In addition to the innovation support provided by students, faculty, staff and community and industry partners, vital funding has helped SIRT to continue its ongoing work in research and development. Over the last few years, the Centre has received significant support to further its innovation with industry partners, including a $2 million Tri-Agency Applied Research and Technology Partnership grant to work collaboratively with one additional Ontario college and two Quebec Cegeps to support research on virtual humans; a five-year $1.75 million investment from the Tri-Agency to continue their standing as a Technology Access Centre, a designation given to specialized centres of expertise that offer timely innovation support to organizations from the private, public, or not-for-profit sectors; and Contribution to Organization (CTO) grants from the National Research Council’s Industrial Research Assistance Program that helps SIRT provide continued research and development expertise to small and medium-sized businesses in the industry, ultimately stimulating economic growth through innovation. 

Currently, SIRT is wrapping up its CTO projects funded in 2022/23, a cross-section of projects that lean into research and development based in AI and other immersive technology. These recent examples provide a real-time glimpse into how SIRT continues to help partners navigate new approaches to technology in the screen and media industries, equipping them with innovative ways of remaining relevant and successful in a competitive industry.  

Enhancing the travel experience for the Deaf community 
Deaf AI, a company that transitions human-based services to AI-based services in Sign language, has worked with SIRT to address accessibility barriers and limits for travellers who are deaf by using real-time, AI-powered translation tools that converts text strings into American Sign Language and Langue des signes du Québec.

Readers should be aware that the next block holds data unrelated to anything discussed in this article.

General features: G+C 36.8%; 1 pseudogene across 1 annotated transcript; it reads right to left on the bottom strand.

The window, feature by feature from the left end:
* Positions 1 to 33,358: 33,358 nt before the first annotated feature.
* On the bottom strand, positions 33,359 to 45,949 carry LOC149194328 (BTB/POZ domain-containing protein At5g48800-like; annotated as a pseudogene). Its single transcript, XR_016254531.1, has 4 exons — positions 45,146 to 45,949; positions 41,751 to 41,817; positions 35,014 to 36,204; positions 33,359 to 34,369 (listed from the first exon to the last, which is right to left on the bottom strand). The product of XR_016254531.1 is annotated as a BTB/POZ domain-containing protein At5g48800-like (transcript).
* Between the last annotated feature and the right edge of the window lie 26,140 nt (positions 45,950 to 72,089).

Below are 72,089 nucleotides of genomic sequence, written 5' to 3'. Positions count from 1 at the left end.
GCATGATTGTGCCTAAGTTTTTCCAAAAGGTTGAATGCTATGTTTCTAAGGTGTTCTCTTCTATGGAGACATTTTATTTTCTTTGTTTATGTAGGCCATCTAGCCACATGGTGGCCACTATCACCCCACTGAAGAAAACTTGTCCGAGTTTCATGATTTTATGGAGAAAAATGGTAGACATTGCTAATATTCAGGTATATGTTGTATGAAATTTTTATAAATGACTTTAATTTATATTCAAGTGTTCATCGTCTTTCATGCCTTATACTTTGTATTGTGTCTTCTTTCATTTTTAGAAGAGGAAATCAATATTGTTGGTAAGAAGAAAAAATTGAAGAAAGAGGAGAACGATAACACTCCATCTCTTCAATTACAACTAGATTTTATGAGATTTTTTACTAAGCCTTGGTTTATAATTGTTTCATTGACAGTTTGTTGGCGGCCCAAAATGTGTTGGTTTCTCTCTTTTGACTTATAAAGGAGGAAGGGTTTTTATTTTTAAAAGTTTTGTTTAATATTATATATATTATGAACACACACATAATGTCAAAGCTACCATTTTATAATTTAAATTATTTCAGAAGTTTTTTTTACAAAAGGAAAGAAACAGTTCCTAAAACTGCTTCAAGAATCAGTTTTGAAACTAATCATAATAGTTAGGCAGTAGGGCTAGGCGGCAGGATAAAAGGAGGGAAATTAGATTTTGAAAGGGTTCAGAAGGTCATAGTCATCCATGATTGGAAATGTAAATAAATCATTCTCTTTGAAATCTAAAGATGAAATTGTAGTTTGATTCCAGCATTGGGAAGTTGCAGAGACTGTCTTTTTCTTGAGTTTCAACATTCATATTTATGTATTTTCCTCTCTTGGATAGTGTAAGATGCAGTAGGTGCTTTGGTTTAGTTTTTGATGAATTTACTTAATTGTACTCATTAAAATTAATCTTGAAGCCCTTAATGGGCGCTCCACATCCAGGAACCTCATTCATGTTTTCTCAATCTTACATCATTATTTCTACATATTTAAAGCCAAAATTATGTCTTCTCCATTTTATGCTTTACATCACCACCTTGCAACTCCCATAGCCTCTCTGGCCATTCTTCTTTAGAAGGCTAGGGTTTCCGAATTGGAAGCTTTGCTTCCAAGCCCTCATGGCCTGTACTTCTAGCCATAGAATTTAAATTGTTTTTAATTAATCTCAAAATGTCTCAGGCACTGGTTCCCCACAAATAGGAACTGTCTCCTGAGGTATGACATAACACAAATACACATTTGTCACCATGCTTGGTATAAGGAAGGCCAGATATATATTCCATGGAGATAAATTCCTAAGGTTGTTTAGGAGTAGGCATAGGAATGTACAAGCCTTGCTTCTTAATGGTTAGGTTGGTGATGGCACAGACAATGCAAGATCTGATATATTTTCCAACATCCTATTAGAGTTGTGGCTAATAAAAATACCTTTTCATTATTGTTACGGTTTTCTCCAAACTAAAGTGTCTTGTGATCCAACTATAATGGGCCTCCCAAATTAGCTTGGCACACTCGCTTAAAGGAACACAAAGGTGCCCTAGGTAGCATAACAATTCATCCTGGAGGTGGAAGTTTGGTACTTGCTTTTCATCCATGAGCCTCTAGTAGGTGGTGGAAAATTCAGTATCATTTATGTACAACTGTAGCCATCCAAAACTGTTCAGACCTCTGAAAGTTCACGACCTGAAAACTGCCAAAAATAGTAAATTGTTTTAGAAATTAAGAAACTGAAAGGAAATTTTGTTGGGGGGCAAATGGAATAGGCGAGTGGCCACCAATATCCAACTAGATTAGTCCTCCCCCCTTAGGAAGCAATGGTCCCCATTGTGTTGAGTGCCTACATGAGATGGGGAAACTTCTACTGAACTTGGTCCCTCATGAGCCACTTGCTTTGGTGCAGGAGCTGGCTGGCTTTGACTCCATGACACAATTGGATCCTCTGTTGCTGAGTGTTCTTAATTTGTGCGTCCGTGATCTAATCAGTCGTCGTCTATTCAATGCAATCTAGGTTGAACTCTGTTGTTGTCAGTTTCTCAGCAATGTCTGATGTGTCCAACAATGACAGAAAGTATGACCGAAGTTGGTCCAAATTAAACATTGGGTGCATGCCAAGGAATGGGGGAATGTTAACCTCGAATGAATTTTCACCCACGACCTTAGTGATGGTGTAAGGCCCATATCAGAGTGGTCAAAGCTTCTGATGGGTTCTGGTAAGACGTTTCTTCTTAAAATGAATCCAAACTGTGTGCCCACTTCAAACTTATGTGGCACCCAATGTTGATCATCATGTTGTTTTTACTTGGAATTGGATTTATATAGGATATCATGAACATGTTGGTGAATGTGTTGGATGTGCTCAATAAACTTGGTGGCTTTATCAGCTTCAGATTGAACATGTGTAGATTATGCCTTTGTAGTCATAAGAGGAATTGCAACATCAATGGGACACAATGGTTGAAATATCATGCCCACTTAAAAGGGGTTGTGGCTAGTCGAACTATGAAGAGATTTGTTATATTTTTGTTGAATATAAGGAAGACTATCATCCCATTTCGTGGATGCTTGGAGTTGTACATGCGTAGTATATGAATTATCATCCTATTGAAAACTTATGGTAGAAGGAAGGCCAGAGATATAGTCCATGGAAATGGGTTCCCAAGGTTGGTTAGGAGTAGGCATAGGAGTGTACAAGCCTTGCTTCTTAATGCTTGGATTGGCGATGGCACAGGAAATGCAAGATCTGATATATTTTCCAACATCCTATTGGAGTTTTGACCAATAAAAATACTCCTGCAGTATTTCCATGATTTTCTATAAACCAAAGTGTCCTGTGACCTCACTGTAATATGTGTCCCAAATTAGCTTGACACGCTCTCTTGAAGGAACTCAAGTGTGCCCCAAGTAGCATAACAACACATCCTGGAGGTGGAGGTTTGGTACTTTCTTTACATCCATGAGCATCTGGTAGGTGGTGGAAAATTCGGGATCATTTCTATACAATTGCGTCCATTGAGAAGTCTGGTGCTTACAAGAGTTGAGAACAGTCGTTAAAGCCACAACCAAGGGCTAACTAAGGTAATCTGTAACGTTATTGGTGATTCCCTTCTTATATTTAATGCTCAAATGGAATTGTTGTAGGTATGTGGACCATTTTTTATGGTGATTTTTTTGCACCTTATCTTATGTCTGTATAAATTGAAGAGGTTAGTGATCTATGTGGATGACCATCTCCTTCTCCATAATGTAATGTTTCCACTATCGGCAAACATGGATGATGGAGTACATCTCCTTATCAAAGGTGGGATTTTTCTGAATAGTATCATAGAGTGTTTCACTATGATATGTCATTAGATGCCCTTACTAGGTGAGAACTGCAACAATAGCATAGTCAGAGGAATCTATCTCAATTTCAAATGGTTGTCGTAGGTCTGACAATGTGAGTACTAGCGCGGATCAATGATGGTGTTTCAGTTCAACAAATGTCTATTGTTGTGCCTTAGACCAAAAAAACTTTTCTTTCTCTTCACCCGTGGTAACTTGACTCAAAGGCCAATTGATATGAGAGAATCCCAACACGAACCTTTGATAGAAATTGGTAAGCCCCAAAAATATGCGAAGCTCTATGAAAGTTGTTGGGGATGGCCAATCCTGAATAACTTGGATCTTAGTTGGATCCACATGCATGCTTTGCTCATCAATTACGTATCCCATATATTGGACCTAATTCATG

Virtual reality training 
SIRT partnered with UNLTD Therapeutics (a VR/AR company that uses immersive technology to reduce societal impacts of stress and anxiety in children) on the development of their virtual reality training platform. The project explored performance capture (PCAP) data and technologies including body animation, facial animation, hand animation and voice capture to effectively capture an actor’s performance for use in a virtual reality training experience.  

Digital Human Creation and Functionality 
SIRT worked with Boom Gaming on a project that explored creating, animating and communicating with life-like digital characters. The project explored the ability to leverage Epic Game’s Metahuman workflow which allowed for human characters to be customized and used inside Unreal Engine, a real-time 3D creation tool.  

Applied Research with Dark Slope 
SIRT’s work with Dark Slope Studios focused on evaluating and testing workflows for in-camera visual effects using Unreal Engine. The project involved testing and evaluating systems that combine real filming with computer-generated environments to create realistic scenes in camera using LED walls. The effectiveness for on-set operation of virtual production tools within Unreal Engine was an additional piece of the work.  

To find out more about how you can partner with SIRT please email  

Pictured top right: Cream Productions DDH avatar in the development of Survivorman VR: The Descent.

Pictured bottom left: A Dynamic Digital Human (DDH) created in the likeness of Lord of the Rings actor Dominic Monaghan.